The purpose of my paper was to analyse Eisenhower’s decision in terms of the institution of the presidency and of the President.  It was an action that was seen as atypical of his presidency.  I employed different approaches to presidential power to explain the decision.  (Students will not be surprised to see the works of Neustadt, Barber and Hargrove cited.)  I concluded: ‘To understand the exercise of presidential power in committing troops to Little Rock, it is necessary to understand Eisenhower’s character.  When analysed in terms of the President’s character – his conservatism and his inbred sense of duty – then this otherwise seemingly atypical exercise of power becomes explicable and consistent with Eisenhower’s general conduct of the Presidency of the United States’.

The study was subsequently published, after my appointment to Hull, in a series of Hull Papers in Politics, published by the department.  That was before the days of word processors.  I will see if I can make it available electronically.

Making it available may have some contemporary relevance.  President Trump’s statement about sending in federal troops to enforce order appears, on the face of it, to be comparable to Eisenhower’s action.  However, once one analyses the differences in character between the two men and the decision-making process – the extent of reflection, experience and taking advice – it becomes an exercise in stark contrasts.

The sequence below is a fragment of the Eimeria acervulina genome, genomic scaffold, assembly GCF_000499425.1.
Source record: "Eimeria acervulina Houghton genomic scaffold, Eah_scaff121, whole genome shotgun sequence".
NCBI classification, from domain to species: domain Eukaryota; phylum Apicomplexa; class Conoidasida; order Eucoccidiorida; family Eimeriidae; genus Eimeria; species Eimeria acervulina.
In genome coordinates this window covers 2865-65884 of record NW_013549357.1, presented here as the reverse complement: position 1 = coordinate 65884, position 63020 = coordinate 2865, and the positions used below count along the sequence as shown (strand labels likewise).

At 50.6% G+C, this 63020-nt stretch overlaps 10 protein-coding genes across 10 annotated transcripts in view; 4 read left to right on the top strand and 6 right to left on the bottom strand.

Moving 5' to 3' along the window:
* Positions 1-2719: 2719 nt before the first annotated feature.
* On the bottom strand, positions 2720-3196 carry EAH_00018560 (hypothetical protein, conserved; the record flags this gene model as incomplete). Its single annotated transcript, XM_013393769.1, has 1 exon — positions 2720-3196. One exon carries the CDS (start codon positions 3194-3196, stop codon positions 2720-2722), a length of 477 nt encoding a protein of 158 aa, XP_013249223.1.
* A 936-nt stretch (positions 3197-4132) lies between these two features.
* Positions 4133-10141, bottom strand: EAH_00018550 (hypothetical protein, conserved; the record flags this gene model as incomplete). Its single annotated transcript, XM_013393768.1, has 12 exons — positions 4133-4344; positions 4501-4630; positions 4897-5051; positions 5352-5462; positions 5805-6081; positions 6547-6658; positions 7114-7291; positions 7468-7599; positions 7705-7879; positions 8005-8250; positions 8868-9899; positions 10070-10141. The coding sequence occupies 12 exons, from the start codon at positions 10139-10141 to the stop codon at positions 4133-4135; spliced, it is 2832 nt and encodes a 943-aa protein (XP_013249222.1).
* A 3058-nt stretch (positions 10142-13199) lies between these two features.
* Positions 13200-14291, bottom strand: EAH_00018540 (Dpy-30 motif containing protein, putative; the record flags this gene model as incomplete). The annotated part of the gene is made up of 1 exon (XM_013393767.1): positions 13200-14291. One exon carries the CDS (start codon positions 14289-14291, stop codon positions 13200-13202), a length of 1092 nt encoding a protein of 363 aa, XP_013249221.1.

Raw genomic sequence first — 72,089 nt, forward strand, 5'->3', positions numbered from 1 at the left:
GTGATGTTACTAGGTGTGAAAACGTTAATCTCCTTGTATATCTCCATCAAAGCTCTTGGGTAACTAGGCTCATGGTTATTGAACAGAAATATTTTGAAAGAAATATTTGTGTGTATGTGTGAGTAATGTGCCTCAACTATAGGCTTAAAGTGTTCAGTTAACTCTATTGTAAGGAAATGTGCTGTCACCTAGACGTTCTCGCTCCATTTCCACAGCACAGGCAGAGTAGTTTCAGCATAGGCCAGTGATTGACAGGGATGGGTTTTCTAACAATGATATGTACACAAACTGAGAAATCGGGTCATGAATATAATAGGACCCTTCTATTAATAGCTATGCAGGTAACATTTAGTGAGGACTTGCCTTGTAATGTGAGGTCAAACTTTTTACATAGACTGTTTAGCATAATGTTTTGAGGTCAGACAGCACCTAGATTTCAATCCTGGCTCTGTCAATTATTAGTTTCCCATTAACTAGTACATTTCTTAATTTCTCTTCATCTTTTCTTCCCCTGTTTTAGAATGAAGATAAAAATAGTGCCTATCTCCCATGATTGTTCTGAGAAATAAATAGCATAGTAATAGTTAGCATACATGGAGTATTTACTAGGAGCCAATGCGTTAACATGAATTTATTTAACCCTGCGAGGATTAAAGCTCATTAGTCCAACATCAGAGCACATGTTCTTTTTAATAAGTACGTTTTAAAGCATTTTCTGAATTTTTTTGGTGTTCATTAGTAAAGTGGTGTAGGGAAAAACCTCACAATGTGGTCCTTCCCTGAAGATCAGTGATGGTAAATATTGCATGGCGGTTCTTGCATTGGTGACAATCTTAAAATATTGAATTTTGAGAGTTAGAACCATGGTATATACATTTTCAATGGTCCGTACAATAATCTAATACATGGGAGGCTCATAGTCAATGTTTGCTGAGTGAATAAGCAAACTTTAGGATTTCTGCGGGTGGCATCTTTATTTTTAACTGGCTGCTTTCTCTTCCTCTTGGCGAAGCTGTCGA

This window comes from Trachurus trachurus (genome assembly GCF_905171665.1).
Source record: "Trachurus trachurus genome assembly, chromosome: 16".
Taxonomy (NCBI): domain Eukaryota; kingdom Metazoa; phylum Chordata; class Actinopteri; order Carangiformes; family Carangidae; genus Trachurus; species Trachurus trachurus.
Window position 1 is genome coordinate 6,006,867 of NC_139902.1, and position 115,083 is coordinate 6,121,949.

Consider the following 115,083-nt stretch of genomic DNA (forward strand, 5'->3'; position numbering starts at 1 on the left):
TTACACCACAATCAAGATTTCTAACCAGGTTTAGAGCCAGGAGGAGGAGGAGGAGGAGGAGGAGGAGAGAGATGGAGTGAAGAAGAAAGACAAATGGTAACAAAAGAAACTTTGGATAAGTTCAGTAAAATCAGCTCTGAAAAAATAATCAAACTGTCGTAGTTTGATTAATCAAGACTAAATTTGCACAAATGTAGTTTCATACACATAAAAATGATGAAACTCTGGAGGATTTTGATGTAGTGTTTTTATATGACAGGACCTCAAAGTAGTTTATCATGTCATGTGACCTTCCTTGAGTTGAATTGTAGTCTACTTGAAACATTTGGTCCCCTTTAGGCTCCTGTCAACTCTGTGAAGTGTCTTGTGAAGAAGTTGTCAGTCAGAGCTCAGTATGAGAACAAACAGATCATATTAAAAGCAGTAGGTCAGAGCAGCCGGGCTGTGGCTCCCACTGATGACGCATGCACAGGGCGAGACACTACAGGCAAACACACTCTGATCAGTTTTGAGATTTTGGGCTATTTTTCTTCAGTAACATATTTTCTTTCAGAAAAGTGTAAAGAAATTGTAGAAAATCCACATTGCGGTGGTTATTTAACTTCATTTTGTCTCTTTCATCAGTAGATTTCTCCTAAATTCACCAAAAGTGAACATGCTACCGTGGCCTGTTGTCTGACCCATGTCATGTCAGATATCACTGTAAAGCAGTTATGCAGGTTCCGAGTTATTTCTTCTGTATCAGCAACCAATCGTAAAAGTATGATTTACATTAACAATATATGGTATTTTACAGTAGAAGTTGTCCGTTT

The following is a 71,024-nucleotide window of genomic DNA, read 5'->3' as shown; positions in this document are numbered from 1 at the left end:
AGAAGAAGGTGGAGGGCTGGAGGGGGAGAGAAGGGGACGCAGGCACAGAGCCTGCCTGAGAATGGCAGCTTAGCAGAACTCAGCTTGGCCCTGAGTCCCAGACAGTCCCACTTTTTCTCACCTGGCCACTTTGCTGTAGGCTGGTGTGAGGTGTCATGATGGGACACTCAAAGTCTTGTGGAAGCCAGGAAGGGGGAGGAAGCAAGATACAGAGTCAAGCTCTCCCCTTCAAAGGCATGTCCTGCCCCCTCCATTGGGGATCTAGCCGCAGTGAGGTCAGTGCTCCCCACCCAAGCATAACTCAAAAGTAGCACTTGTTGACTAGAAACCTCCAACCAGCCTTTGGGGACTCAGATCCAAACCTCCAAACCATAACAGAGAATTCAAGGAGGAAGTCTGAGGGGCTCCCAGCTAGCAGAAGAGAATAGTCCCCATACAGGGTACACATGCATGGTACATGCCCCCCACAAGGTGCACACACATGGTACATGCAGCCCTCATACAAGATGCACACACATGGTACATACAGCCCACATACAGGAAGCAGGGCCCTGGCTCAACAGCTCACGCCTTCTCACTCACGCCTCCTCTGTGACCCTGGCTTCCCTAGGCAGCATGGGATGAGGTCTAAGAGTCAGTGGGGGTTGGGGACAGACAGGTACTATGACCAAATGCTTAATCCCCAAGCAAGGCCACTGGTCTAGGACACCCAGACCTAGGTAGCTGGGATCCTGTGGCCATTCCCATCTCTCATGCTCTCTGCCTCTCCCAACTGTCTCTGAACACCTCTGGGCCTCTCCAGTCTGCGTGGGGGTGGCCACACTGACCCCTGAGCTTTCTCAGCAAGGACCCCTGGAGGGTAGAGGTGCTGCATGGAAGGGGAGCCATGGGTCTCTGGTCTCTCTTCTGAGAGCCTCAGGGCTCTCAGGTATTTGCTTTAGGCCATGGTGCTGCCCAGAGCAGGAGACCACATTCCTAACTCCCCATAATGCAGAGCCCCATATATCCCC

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Getting it down to a t…. The winner of the caption competition

There were some innovative entries for the caption competition.  As usual, I was spoiled for choice.   Most contributions focused on the fact that there was a missing t and linked it to my propensity for consuming tea.  They were essentially variations on the caption that occurred to me when I saw the difference between the two mugs.  The entries that stood out to me were those that took a different tack.

There are two winning entries:

NeilMI was expecting it to come back with the “r” replaced with an “n”.

Andrew Reeve: ‘On the seventh day the lord finally got the right tea.’

The runner-up is Mark Shephard with
‘‘I think they got it right the first time, only it should be spelled ‘WRY’’.

If the two winners get in touch, I will arrange for prizes to be despatched.

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Caption competition with a difference…